How to use less water

In which we are solvent… Finally, our water supply system is up and running. It’s wonderful (but unreal) to have water on tap again.

…but wondering why water isn’t rationed
Acutely aware as we are of the precious and scarce nature of water, it’s nevertheless difficult to continue our recent niggardly practices. My 3-mug bath has become a 5-mug bath. The new pump is spewing water at a ferocious rate, and the plants are getting more than they need, except the ones in the drip system. One has to run with the hose pipe from sapling to sapling in order to avoid wastage. All this makes me wonder… if it’s so difficult for even the most well intentioned of mortals to curb wastefulness, why isn’t water, our most valuable resource, rationed? I googled water rationing, and found that this is only ever an extreme measure, reserved for drought seasons. No one seems to think this is a desirable thing.

I know, I know. Stingy is not a nice trait. Carefulness and penny-pinching are uncool. We come from a culture of lavishness. Weddings are grand affairs, so are birthdays, funerals, and everything in between. We sneer at people who do things simply. And we like to show our generosity by throwing plastic and water around. This is equally true in rural and urban areas.

I’m not saying we should live regimented lives. I’m all for free speech, free everything, living your life the way you want as long as you don’t hurt anyone. But water is not free. We may think it is, but we are really stealing it from the earth, other people, animals, birds and trees. And until we really understand that there’s only so much fresh water and we can’t afford to waste it, shouldn’t water be rationed? The world over? Ground water especially? I wish policy makers would think about this. It’s so possible to live comfortably with a fraction of the water we currently use.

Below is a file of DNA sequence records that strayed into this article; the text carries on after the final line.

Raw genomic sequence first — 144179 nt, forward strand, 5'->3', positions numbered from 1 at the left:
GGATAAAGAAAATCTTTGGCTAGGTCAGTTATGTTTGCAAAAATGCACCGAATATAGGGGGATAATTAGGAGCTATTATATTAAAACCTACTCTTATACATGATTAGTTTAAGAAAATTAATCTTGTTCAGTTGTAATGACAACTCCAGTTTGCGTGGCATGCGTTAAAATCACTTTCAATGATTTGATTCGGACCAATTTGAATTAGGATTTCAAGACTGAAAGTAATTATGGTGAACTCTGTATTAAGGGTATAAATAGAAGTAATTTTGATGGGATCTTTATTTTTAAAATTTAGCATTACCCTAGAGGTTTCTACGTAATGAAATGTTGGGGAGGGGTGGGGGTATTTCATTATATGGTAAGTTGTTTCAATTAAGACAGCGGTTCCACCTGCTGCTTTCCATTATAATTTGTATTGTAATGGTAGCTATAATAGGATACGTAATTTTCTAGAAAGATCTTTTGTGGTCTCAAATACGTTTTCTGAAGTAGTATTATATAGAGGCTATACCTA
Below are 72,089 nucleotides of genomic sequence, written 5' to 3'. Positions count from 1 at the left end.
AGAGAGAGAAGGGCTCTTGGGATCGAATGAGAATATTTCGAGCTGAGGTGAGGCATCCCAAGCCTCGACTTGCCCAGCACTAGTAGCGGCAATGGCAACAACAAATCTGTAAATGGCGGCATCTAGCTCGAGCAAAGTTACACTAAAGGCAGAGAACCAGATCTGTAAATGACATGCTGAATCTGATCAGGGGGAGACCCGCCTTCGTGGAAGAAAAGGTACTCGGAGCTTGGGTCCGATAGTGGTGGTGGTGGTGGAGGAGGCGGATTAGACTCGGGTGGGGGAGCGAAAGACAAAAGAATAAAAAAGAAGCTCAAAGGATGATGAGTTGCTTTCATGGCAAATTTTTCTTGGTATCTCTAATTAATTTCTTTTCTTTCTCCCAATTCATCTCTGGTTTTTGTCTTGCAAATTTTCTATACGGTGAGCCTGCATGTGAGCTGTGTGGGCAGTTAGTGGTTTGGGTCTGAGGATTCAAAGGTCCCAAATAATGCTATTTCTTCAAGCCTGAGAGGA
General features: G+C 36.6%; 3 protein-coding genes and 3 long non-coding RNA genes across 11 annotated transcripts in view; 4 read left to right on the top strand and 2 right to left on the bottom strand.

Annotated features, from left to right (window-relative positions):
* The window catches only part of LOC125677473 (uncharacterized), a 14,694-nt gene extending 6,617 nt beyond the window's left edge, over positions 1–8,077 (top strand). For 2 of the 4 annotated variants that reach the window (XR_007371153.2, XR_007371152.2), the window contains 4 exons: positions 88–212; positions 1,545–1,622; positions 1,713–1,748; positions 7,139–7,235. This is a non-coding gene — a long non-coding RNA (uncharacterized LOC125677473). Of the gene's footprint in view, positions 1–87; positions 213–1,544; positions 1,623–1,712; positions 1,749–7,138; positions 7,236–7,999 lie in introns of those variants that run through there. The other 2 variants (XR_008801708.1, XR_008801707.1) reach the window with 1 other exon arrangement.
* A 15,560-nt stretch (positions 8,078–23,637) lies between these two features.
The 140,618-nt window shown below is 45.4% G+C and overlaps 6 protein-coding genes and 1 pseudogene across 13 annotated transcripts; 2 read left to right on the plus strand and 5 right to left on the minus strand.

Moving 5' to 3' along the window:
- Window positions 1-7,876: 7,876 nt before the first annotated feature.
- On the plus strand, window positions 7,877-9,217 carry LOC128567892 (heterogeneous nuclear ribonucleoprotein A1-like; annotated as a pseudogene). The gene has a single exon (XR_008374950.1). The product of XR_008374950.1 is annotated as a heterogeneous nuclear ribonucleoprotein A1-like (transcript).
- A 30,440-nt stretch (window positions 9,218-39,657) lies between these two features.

Easy tips to reduce your water consumption
So, do you want to rein yourself in a little, regulate your use of water? Here are some easy ways that don’t involve buying gadgets like aerators.

1. Get into the habit of opening the tap only half way, or just a trickle, especially when you’re doing the dishes or rinsing vegetables. This will immediately cut your kitchen water usage by half.2. Do half-flushes. Even the new water-saving flushes use far more water than is needed. Press the button or handle gently and you’ll find the toilet is perfectly clean with just half the water. 3. Line up to the loo! Two or three family members get to go for the price of one flush! 4. Use mugs instead of a bucket for your bath. A couple of years ago, Bengaluru apartment owners had issued the half-bucket challenge. That was a good thing then, but we can push it further. I say one can get squeaky clean with three mugs, and five is a luxury!

That’s my top four. What are yours?

2 responses to “How to use less water

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